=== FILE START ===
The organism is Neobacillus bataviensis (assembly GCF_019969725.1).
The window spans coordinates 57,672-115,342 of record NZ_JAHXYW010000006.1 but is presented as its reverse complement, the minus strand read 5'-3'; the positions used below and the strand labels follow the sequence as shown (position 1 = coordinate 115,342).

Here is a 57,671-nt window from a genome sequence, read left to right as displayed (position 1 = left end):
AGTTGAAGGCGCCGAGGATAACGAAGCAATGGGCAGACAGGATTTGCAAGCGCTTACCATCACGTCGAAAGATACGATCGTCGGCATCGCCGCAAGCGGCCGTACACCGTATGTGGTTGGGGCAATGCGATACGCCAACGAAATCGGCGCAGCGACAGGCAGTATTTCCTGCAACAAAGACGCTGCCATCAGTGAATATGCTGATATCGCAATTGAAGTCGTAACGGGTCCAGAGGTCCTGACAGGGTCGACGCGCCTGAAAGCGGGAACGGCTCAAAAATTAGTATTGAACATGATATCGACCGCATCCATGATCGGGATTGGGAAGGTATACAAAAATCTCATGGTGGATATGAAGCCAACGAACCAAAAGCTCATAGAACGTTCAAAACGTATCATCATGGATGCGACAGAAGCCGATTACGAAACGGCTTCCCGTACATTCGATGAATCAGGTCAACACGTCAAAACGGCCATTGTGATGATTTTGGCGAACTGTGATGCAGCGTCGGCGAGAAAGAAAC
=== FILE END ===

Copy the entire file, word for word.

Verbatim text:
The organism is Neobacillus bataviensis (assembly GCF_019969725.1).
The window spans coordinates 57,672-115,342 of record NZ_JAHXYW010000006.1 but is presented as its reverse complement, the minus strand read 5'-3'; the positions used below and the strand labels follow the sequence as shown (position 1 = coordinate 115,342).

Here is a 57,671-nt window from a genome sequence, read left to right as displayed (position 1 = left end):
AGTTGAAGGCGCCGAGGATAACGAAGCAATGGGCAGACAGGATTTGCAAGCGCTTACCATCACGTCGAAAGATACGATCGTCGGCATCGCCGCAAGCGGCCGTACACCGTATGTGGTTGGGGCAATGCGATACGCCAACGAAATCGGCGCAGCGACAGGCAGTATTTCCTGCAACAAAGACGCTGCCATCAGTGAATATGCTGATATCGCAATTGAAGTCGTAACGGGTCCAGAGGTCCTGACAGGGTCGACGCGCCTGAAAGCGGGAACGGCTCAAAAATTAGTATTGAACATGATATCGACCGCATCCATGATCGGGATTGGGAAGGTATACAAAAATCTCATGGTGGATATGAAGCCAACGAACCAAAAGCTCATAGAACGTTCAAAACGTATCATCATGGATGCGACAGAAGCCGATTACGAAACGGCTTCCCGTACATTCGATGAATCAGGTCAACACGTCAAAACGGCCATTGTGATGATTTTGGCGAACTGTGATGCAGCGTCGGCGAGAAAGAAAC